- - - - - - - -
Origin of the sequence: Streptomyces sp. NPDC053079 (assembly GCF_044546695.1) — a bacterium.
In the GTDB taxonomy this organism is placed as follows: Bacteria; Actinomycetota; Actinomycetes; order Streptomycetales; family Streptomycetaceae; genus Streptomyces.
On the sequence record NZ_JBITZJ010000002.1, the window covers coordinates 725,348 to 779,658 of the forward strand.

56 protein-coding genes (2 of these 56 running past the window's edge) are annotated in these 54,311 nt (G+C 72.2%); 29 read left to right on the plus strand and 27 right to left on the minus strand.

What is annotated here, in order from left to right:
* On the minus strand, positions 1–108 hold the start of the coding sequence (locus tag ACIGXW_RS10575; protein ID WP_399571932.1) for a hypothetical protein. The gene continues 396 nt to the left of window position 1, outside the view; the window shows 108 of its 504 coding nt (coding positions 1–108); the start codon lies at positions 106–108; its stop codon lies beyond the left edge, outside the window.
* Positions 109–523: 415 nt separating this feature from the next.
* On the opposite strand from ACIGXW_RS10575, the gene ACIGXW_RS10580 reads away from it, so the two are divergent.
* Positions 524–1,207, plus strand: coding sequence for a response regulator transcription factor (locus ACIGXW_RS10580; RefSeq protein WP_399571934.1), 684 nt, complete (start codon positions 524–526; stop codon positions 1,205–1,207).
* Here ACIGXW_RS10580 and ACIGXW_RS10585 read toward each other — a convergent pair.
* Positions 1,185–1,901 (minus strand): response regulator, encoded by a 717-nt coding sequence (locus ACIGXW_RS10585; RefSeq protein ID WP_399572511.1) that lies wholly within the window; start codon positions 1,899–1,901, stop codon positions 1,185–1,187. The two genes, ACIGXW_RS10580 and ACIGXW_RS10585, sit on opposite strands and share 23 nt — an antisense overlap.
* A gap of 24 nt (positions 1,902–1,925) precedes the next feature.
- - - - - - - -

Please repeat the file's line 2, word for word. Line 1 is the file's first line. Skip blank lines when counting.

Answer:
In the GTDB taxonomy this organism is placed as follows: Bacteria; Actinomycetota; Actinomycetes; order Streptomycetales; family Streptomycetaceae; genus Streptomyces.